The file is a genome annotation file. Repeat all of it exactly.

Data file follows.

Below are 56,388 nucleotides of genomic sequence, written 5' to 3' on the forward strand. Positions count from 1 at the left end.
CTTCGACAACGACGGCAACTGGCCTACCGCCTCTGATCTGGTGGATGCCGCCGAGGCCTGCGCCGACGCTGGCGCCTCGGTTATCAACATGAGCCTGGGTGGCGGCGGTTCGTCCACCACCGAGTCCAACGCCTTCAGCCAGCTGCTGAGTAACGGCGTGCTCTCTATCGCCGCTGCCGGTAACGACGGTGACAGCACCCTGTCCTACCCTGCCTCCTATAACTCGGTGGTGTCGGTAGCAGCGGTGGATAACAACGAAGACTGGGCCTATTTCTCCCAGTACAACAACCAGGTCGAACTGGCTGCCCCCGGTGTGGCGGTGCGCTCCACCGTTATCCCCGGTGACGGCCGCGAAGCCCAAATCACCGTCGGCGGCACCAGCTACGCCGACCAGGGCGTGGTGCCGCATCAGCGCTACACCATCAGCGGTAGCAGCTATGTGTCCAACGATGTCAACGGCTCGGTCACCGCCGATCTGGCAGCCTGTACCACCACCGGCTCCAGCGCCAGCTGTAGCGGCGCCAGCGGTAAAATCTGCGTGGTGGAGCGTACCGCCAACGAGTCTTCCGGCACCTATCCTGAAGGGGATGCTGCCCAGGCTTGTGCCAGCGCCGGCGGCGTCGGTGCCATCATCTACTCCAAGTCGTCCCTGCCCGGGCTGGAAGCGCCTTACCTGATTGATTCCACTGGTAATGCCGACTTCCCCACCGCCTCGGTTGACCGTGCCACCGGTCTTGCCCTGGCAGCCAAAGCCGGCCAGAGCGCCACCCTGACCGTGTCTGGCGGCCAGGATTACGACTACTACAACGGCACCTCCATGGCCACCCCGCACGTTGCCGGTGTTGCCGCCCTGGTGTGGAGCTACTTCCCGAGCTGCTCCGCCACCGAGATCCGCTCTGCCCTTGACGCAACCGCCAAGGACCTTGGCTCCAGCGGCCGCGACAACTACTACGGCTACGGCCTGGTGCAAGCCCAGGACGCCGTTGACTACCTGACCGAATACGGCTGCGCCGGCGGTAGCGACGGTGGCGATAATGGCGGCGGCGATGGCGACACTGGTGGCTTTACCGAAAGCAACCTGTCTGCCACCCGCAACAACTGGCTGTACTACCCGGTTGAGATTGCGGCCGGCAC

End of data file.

Below are 56,388 nucleotides of genomic sequence, written 5' to 3' on the forward strand. Positions count from 1 at the left end.
CTTCGACAACGACGGCAACTGGCCTACCGCCTCTGATCTGGTGGATGCCGCCGAGGCCTGCGCCGACGCTGGCGCCTCGGTTATCAACATGAGCCTGGGTGGCGGCGGTTCGTCCACCACCGAGTCCAACGCCTTCAGCCAGCTGCTGAGTAACGGCGTGCTCTCTATCGCCGCTGCCGGTAACGACGGTGACAGCACCCTGTCCTACCCTGCCTCCTATAACTCGGTGGTGTCGGTAGCAGCGGTGGATAACAACGAAGACTGGGCCTATTTCTCCCAGTACAACAACCAGGTCGAACTGGCTGCCCCCGGTGTGGCGGTGCGCTCCACCGTTATCCCCGGTGACGGCCGCGAAGCCCAAATCACCGTCGGCGGCACCAGCTACGCCGACCAGGGCGTGGTGCCGCATCAGCGCTACACCATCAGCGGTAGCAGCTATGTGTCCAACGATGTCAACGGCTCGGTCACCGCCGATCTGGCAGCCTGTACCACCACCGGCTCCAGCGCCAGCTGTAGCGGCGCCAGCGGTAAAATCTGCGTGGTGGAGCGTACCGCCAACGAGTCTTCCGGCACCTATCCTGAAGGGGATGCTGCCCAGGCTTGTGCCAGCGCCGGCGGCGTCGGTGCCATCATCTACTCCAAGTCGTCCCTGCCCGGGCTGGAAGCGCCTTACCTGATTGATTCCACTGGTAATGCCGACTTCCCCACCGCCTCGGTTGACCGTGCCACCGGTCTTGCCCTGGCAGCCAAAGCCGGCCAGAGCGCCACCCTGACCGTGTCTGGCGGCCAGGATTACGACTACTACAACGGCACCTCCATGGCCACCCCGCACGTTGCCGGTGTTGCCGCCCTGGTGTGGAGCTACTTCCCGAGCTGCTCCGCCACCGAGATCCGCTCTGCCCTTGACGCAACCGCCAAGGACCTTGGCTCCAGCGGCCGCGACAACTACTACGGCTACGGCCTGGTGCAAGCCCAGGACGCCGTTGACTACCTGACCGAATACGGCTGCGCCGGCGGTAGCGACGGTGGCGATAATGGCGGCGGCGATGGCGACACTGGTGGCTTTACCGAAAGCAACCTGTCTGCCACCCGCAACAACTGGCTGTACTACCCGGTTGAGATTGCGGCCGGCAC